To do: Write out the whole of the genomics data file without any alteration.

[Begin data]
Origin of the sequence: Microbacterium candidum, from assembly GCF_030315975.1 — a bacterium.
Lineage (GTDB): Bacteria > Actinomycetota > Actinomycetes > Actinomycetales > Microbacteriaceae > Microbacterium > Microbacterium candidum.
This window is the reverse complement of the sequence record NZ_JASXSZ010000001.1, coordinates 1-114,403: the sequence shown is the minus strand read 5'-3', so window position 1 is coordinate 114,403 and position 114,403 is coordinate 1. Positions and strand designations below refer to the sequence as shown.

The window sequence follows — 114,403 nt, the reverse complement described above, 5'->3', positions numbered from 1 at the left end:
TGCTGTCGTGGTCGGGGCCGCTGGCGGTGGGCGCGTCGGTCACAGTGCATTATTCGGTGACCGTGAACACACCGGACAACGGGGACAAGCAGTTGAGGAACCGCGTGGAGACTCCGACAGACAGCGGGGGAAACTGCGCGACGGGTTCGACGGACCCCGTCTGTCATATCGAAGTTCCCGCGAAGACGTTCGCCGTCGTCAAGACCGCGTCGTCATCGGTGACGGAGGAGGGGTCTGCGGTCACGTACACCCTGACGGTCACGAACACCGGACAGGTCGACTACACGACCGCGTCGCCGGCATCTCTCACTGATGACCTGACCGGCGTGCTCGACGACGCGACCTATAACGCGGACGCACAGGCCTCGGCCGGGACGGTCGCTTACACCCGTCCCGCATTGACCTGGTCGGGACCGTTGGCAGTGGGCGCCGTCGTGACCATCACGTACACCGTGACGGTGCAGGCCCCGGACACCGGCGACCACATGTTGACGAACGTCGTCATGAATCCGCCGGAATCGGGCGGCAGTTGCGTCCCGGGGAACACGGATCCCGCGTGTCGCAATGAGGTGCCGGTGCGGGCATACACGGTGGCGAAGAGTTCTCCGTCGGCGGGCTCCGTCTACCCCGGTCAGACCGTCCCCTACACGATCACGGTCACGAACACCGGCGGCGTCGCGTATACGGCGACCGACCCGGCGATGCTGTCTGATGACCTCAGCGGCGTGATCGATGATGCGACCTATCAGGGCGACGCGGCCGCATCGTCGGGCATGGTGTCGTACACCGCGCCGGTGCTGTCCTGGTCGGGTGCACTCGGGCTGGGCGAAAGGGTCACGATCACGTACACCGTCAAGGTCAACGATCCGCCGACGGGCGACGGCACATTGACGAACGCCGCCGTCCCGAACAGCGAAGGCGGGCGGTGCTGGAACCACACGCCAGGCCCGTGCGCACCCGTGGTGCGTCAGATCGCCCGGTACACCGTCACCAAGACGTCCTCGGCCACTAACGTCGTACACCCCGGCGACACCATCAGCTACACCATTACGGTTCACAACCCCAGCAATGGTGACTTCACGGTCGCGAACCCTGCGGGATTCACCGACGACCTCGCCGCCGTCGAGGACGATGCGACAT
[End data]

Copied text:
Origin of the sequence: Microbacterium candidum, from assembly GCF_030315975.1 — a bacterium.
Lineage (GTDB): Bacteria > Actinomycetota > Actinomycetes > Actinomycetales > Microbacteriaceae > Microbacterium > Microbacterium candidum.
This window is the reverse complement of the sequence record NZ_JASXSZ010000001.1, coordinates 1-114,403: the sequence shown is the minus strand read 5'-3', so window position 1 is coordinate 114,403 and position 114,403 is coordinate 1. Positions and strand designations below refer to the sequence as shown.

The window sequence follows — 114,403 nt, the reverse complement described above, 5'->3', positions numbered from 1 at the left end:
TGCTGTCGTGGTCGGGGCCGCTGGCGGTGGGCGCGTCGGTCACAGTGCATTATTCGGTGACCGTGAACACACCGGACAACGGGGACAAGCAGTTGAGGAACCGCGTGGAGACTCCGACAGACAGCGGGGGAAACTGCGCGACGGGTTCGACGGACCCCGTCTGTCATATCGAAGTTCCCGCGAAGACGTTCGCCGTCGTCAAGACCGCGTCGTCATCGGTGACGGAGGAGGGGTCTGCGGTCACGTACACCCTGACGGTCACGAACACCGGACAGGTCGACTACACGACCGCGTCGCCGGCATCTCTCACTGATGACCTGACCGGCGTGCTCGACGACGCGACCTATAACGCGGACGCACAGGCCTCGGCCGGGACGGTCGCTTACACCCGTCCCGCATTGACCTGGTCGGGACCGTTGGCAGTGGGCGCCGTCGTGACCATCACGTACACCGTGACGGTGCAGGCCCCGGACACCGGCGACCACATGTTGACGAACGTCGTCATGAATCCGCCGGAATCGGGCGGCAGTTGCGTCCCGGGGAACACGGATCCCGCGTGTCGCAATGAGGTGCCGGTGCGGGCATACACGGTGGCGAAGAGTTCTCCGTCGGCGGGCTCCGTCTACCCCGGTCAGACCGTCCCCTACACGATCACGGTCACGAACACCGGCGGCGTCGCGTATACGGCGACCGACCCGGCGATGCTGTCTGATGACCTCAGCGGCGTGATCGATGATGCGACCTATCAGGGCGACGCGGCCGCATCGTCGGGCATGGTGTCGTACACCGCGCCGGTGCTGTCCTGGTCGGGTGCACTCGGGCTGGGCGAAAGGGTCACGATCACGTACACCGTCAAGGTCAACGATCCGCCGACGGGCGACGGCACATTGACGAACGCCGCCGTCCCGAACAGCGAAGGCGGGCGGTGCTGGAACCACACGCCAGGCCCGTGCGCACCCGTGGTGCGTCAGATCGCCCGGTACACCGTCACCAAGACGTCCTCGGCCACTAACGTCGTACACCCCGGCGACACCATCAGCTACACCATTACGGTTCACAACCCCAGCAATGGTGACTTCACGGTCGCGAACCCTGCGGGATTCACCGACGACCTCGCCGCCGTCGAGGACGATGCGACAT